It’s been a while. Though I’m sure the absence has gone by largely unnoticed on your end, I’d like to offer my apologies to that single reader who surely must be out there, checking back each week, only to find that no essay has been posted. She’s a real special woman and I’m sorry to have let her down. I’ll make it up to you, mom.
Anyway, as it turns out, writing a two thousand-word essay every week, on top of a senior year course load, is occasionally difficult. Who knew. I wasn’t always happy with the arguments I offered you, or else thought that I just didn’t explain them well enough; but time would often prevent further revision. All to say, I’ve decided I’m going to forego weekly regularity in favor of quality. I’m going to share an idea with you only when it’s ready.
Okay, let’s dive into something more interesting.
I’ve previously talked about being an agnostic atheist, and what I believe to be the opportunity for the ‘beautiful commonality of opposites’: a sort of spiritual understanding and respect that I would argue is a deeper form of multiculturalism than those assemblies you went to in high school.
If such a possibility has any chance of becoming a reality and not some Utopian ideal, we need to make further strides in understanding the notion of ‘meaning’—that is, the macro, big-picture, ‘what is life?’ notion of meaning. Experiential meaning: the sense of purpose we get out there in the world, living our lives. I’m not looking for a metaphysical meaning, floating out there in the ether, because (as you’ll see) I think that pursuit is meaningless. Huh, defining the meaning of meaning… Who’d have thought?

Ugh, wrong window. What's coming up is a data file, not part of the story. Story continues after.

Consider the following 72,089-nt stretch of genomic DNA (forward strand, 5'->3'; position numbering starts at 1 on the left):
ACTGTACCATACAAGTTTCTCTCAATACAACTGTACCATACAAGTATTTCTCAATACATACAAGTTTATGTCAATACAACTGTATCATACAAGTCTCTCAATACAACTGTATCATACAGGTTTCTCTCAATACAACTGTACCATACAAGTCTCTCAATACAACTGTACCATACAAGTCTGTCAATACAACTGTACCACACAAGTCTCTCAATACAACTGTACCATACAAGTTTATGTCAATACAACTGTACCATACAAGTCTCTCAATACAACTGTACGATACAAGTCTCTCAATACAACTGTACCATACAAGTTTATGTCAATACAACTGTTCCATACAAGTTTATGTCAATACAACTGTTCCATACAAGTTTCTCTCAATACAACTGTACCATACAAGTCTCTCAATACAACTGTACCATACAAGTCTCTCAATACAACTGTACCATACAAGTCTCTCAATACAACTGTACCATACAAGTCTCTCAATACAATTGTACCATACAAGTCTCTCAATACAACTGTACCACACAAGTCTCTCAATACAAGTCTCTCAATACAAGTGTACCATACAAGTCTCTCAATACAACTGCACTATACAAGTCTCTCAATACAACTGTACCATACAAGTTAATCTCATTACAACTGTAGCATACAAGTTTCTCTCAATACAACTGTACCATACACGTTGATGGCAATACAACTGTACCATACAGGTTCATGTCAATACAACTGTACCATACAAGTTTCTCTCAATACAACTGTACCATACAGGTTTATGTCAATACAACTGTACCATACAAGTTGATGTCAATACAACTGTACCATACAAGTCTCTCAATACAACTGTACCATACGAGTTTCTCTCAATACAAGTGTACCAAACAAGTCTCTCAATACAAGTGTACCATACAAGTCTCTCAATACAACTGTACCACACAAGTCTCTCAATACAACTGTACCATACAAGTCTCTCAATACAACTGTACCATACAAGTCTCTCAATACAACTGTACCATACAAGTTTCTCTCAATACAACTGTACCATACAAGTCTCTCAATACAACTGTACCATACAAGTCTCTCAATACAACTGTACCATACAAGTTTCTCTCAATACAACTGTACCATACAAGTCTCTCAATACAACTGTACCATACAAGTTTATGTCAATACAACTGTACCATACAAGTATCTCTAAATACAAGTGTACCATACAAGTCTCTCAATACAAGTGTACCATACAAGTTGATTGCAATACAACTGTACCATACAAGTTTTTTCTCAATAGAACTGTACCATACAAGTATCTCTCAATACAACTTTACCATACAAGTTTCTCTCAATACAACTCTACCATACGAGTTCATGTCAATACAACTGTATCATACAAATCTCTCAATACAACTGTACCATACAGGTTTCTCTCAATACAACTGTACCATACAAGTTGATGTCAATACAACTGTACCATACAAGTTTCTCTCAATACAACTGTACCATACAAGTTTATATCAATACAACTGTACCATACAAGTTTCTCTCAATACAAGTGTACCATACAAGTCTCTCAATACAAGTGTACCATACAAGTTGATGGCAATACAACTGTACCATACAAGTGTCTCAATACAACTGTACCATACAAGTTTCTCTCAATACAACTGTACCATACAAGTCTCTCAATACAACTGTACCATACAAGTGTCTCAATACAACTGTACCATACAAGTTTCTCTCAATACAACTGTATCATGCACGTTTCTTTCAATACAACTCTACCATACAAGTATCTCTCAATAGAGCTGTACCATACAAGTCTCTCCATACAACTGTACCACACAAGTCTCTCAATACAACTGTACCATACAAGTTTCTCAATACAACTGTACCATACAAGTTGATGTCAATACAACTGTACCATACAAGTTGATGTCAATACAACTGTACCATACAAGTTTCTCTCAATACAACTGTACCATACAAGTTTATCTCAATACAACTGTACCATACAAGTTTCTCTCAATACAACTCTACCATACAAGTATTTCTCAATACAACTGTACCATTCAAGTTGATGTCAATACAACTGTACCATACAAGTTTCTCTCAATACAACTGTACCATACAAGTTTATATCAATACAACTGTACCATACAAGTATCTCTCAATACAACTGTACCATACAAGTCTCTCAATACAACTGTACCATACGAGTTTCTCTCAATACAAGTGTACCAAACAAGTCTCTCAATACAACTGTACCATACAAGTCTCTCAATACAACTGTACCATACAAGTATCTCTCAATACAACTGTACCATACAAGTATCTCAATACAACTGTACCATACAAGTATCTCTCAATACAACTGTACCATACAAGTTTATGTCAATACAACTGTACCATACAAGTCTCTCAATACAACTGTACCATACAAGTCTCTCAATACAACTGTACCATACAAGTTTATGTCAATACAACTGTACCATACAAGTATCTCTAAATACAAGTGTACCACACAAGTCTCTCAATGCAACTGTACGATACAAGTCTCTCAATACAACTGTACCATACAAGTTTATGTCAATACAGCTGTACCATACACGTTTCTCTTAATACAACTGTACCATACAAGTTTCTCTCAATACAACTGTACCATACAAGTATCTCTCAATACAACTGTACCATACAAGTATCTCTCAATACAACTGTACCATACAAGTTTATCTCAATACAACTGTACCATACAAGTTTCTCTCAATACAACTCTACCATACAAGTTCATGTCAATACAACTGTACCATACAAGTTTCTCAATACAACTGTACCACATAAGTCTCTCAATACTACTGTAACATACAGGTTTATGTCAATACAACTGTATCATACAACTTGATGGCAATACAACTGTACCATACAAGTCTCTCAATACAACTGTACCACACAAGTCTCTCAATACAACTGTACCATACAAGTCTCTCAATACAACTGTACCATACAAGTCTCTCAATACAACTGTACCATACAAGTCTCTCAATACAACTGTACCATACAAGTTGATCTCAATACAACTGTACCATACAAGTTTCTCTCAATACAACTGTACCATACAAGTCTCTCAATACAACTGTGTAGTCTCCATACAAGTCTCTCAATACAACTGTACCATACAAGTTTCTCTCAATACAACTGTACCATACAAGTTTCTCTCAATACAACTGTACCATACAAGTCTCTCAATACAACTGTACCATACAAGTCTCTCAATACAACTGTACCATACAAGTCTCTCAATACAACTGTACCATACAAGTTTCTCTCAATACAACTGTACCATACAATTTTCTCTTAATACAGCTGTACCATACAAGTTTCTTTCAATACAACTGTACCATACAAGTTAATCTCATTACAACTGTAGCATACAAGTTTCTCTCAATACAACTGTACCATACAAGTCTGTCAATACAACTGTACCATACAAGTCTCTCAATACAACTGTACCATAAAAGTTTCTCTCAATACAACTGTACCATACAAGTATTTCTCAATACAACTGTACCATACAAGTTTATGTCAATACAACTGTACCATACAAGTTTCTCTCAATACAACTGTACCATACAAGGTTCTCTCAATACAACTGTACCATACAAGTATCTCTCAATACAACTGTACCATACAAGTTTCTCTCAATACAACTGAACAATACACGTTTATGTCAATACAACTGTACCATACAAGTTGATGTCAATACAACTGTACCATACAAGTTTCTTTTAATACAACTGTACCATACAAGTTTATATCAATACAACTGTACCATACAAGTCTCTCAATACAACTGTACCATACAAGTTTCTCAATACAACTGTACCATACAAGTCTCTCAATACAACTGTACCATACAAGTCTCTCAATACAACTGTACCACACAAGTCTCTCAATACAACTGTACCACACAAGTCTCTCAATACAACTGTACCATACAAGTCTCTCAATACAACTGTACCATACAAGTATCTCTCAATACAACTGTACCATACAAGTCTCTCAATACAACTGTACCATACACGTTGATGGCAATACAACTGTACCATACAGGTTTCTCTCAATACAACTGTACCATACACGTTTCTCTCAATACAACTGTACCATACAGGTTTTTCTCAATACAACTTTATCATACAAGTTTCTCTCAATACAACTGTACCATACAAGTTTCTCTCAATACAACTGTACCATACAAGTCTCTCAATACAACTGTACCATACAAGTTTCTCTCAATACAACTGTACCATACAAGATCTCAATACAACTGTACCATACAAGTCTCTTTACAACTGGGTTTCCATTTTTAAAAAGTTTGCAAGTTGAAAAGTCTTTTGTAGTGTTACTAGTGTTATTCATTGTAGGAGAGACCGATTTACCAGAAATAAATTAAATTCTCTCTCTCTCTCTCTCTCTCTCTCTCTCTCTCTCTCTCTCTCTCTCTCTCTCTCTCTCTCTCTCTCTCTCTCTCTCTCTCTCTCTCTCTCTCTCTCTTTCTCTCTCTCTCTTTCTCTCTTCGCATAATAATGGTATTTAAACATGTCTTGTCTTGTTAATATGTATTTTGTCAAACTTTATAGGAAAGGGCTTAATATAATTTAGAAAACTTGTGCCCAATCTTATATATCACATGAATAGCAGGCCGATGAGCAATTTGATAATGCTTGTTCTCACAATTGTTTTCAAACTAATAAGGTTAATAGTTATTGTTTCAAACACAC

There’s an ill-informed assumption that I want to discourage. Since such a vast majority of people derive meaning from God (a way that may very well be entirely justifiable), a common claim is that a life without God is somehow meaningless. I want to show you why I believe this idea to be wrong, or at least based on misunderstood premises.
To start, let’s look at what a believer of any denomination of any major religion with an anthropomorphized, omniscient and omnipotent deity (so, most importantly, the three Abrahamic religions: Christianity, Judaism, and Islam) thinks about meaning, and how meaning is derived from God. (I’m not a theologian, so this should not be seen as a critique of a particular religion, where I would be woefully under-qualified. However, I am confident in my understanding of the arguments of what such a God, in the abstract, means for us, relationally speaking.)